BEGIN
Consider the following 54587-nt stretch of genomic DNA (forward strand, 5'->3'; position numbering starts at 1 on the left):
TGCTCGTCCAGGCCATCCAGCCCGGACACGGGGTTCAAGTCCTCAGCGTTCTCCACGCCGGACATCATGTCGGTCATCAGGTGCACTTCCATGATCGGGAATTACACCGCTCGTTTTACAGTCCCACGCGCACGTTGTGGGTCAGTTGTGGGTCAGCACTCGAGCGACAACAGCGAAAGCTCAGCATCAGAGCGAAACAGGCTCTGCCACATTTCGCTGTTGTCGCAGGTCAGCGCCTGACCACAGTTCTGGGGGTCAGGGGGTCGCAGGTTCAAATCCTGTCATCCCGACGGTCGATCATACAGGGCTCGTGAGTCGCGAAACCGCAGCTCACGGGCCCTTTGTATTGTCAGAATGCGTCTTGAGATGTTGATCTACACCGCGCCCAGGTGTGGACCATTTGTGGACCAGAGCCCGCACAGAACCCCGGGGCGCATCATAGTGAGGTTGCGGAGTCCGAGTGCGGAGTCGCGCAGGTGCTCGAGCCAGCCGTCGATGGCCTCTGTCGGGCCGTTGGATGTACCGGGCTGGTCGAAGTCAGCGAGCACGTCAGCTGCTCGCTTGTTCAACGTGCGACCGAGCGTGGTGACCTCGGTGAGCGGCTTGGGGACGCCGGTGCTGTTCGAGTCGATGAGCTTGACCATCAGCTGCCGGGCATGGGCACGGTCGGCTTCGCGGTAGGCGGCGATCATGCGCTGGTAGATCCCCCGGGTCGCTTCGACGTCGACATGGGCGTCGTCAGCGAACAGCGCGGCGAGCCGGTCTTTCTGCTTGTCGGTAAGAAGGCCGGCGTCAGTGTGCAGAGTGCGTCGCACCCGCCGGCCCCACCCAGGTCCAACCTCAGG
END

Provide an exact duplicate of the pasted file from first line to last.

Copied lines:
Consider the following 54587-nt stretch of genomic DNA (forward strand, 5'->3'; position numbering starts at 1 on the left):
TGCTCGTCCAGGCCATCCAGCCCGGACACGGGGTTCAAGTCCTCAGCGTTCTCCACGCCGGACATCATGTCGGTCATCAGGTGCACTTCCATGATCGGGAATTACACCGCTCGTTTTACAGTCCCACGCGCACGTTGTGGGTCAGTTGTGGGTCAGCACTCGAGCGACAACAGCGAAAGCTCAGCATCAGAGCGAAACAGGCTCTGCCACATTTCGCTGTTGTCGCAGGTCAGCGCCTGACCACAGTTCTGGGGGTCAGGGGGTCGCAGGTTCAAATCCTGTCATCCCGACGGTCGATCATACAGGGCTCGTGAGTCGCGAAACCGCAGCTCACGGGCCCTTTGTATTGTCAGAATGCGTCTTGAGATGTTGATCTACACCGCGCCCAGGTGTGGACCATTTGTGGACCAGAGCCCGCACAGAACCCCGGGGCGCATCATAGTGAGGTTGCGGAGTCCGAGTGCGGAGTCGCGCAGGTGCTCGAGCCAGCCGTCGATGGCCTCTGTCGGGCCGTTGGATGTACCGGGCTGGTCGAAGTCAGCGAGCACGTCAGCTGCTCGCTTGTTCAACGTGCGACCGAGCGTGGTGACCTCGGTGAGCGGCTTGGGGACGCCGGTGCTGTTCGAGTCGATGAGCTTGACCATCAGCTGCCGGGCATGGGCACGGTCGGCTTCGCGGTAGGCGGCGATCATGCGCTGGTAGATCCCCCGGGTCGCTTCGACGTCGACATGGGCGTCGTCAGCGAACAGCGCGGCGAGCCGGTCTTTCTGCTTGTCGGTAAGAAGGCCGGCGTCAGTGTGCAGAGTGCGTCGCACCCGCCGGCCCCACCCAGGTCCAACCTCAGG